Fed and Treasury Efforts Might Not Be Enough to Avoid Another Great Depression
publication date: Mar 23, 2020
author/source: Brian Nelson, CFA
Image: The Energy Select Sector SPDR and Financial Select Sector SPDR, two securities removed from both the Best Ideas Newsletter portfolio and Dividend Growth Newsletter portfolio in August 2019 have been ravaged during this market selloff. We maintain our view that the energy and banking sectors are worth avoiding during this market meltdown.
By Brian Nelson, CFA
Let’s not mince words: We’re facing a global financial crisis and the real and growing probability of another Great Depression (not recession, but depression). The Fed has unleashed just about every backstop facility that it did during the Great Financial Crisis of 2007-2009, with the announcement the morning of March 23, and it is now even buying corporate bond ETFs (LQD). It’s possible that an outright purchasing of equities by the Fed may eventually have to happen to keep this market orderly.
The reality is that the stock market is going haywire. Price-agnostic quant trading and broad-based indiscriminate buying and selling by indexers has driven the CBOE VIX to unprecedented levels recently, as volatility measures surpass those of the Great Depression, what was once (prior to the past few weeks) the most volatile time in market history. We’ve already witnessed frequent 10% daily moves on the S&P 500 (SPY) and Dow Jones Industrial Average (DIA), but the market might really go bonkers. It’s looking more and more that the Nash equilibrium (or price setting on intrinsic value) may be completely disrupted as many fundamental discretionary traders step away and wait for calmer waters.
It’s crazy to think how wrong economists have been during the past few months, as we were calling for a global recession as recently as January 31, “Coronavirus May Trigger Long-Anticipated Global Recession,” but more importantly, we moved to more defensive positions in the newsletter portfolios in August of last year, removing both the Energy Select Sector SPDR (XLE) and Financial Select Sector SPDR (XLF) prior to their massive declines. We maintain our view that avoiding the energy and financial sectors will be a source of alpha in coming periods.
Complacency had gripped Wall Street during the past decade, reaching unprecedented levels by January of this year, and the chickens have come home to roost, as almost everybody was slow to react. Passive investing is largely to blame, as this GDP-delta caught almost everyone by surprise. We had been alerting members to the coming crash February 22, with the first of two crash protection alerts coming February 24. Goldman is now calling for a 30% GDP drop during the second quarter, while St. Louis Fed President James Bullard is saying the US unemployment rate could reach 30%. These are Great Depression-type numbers.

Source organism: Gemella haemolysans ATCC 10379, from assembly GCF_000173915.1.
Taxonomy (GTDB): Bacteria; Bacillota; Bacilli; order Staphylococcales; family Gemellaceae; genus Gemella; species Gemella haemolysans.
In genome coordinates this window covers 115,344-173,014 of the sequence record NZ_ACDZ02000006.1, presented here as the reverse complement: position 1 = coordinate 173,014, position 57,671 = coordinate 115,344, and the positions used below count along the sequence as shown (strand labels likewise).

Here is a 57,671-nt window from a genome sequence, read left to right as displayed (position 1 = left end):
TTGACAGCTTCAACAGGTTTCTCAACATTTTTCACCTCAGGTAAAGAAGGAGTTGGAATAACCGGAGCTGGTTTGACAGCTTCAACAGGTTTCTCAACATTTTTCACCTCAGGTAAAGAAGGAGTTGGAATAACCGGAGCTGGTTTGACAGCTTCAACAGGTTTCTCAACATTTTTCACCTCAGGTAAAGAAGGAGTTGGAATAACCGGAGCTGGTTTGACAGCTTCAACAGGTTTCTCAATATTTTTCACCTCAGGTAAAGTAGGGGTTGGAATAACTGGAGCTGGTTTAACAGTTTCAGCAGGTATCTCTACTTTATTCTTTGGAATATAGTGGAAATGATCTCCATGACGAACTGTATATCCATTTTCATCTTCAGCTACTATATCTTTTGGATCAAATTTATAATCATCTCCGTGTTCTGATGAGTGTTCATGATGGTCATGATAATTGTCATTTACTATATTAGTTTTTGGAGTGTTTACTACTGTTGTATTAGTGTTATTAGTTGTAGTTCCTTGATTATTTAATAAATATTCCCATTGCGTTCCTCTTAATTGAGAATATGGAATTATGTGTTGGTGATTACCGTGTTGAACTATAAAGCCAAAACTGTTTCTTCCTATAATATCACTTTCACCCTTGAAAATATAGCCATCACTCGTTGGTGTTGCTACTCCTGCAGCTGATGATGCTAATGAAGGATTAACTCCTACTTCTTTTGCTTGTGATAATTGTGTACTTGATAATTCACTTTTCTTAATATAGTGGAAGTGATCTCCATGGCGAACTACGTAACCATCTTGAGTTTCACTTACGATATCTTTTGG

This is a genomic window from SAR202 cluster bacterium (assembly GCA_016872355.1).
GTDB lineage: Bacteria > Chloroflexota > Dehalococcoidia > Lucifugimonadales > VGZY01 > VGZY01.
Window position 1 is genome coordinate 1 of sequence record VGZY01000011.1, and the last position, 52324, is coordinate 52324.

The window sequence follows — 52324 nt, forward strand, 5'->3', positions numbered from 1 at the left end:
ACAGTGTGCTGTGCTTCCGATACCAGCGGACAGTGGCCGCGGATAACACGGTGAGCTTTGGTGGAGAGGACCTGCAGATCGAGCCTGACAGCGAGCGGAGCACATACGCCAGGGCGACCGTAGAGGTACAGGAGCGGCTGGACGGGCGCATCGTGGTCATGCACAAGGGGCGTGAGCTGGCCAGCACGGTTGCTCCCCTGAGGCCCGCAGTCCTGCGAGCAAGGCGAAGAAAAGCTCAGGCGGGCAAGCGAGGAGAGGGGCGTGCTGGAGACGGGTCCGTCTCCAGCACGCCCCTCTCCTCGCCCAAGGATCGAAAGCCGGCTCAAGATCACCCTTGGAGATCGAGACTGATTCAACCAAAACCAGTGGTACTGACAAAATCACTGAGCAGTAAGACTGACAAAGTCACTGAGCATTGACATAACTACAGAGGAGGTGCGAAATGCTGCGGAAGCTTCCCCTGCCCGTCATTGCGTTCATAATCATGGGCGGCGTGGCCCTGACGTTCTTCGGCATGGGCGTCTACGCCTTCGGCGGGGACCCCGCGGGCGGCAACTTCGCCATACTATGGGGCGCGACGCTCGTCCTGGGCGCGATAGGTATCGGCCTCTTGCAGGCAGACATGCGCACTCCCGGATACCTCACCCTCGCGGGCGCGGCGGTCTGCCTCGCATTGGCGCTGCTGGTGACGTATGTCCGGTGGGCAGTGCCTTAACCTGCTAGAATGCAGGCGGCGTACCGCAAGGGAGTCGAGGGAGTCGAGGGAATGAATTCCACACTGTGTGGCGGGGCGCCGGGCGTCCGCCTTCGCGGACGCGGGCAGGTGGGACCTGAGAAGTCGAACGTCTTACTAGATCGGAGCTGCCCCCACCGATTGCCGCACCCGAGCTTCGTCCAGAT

Here’s the situation the U.S. is facing and why it may be heading for the next Great Depression: Whether we have a medicinal breakthrough to treat COVID-19 in the near term may not matter. Consumers are pulling back spending aggressively, and they may continue to do so until there is an actual vaccine available, which won’t happen for another 12-18 months. The Treasury is seeking to bail out everybody, but this may come up vastly short in duration, much like the Fed’s efforts to stabilize the markets have failed, even though one can argue they’ve staved off a monumental crash of massive proportions, which may still yet happen.
We believe the U.S. can get through this in really good shape if it shut downs completely, under strict quarantine for 30 days, but a bailout supporting “everything” for the next 12-18 months, which may be required until a vaccine is potentially available, could be a tragic policy decision with severe negative long-term implications on equity values (i.e. higher corporate tax rates, etc.). Some people keep going out as normal (with New York Governor Cuomo saying people are hanging out at parks as if nothing is wrong; also, there are those Spring breakers, etc), and this behavior might keep most other consumers at home, with widespread ramifications on any economic resilience until a vaccine is available to all.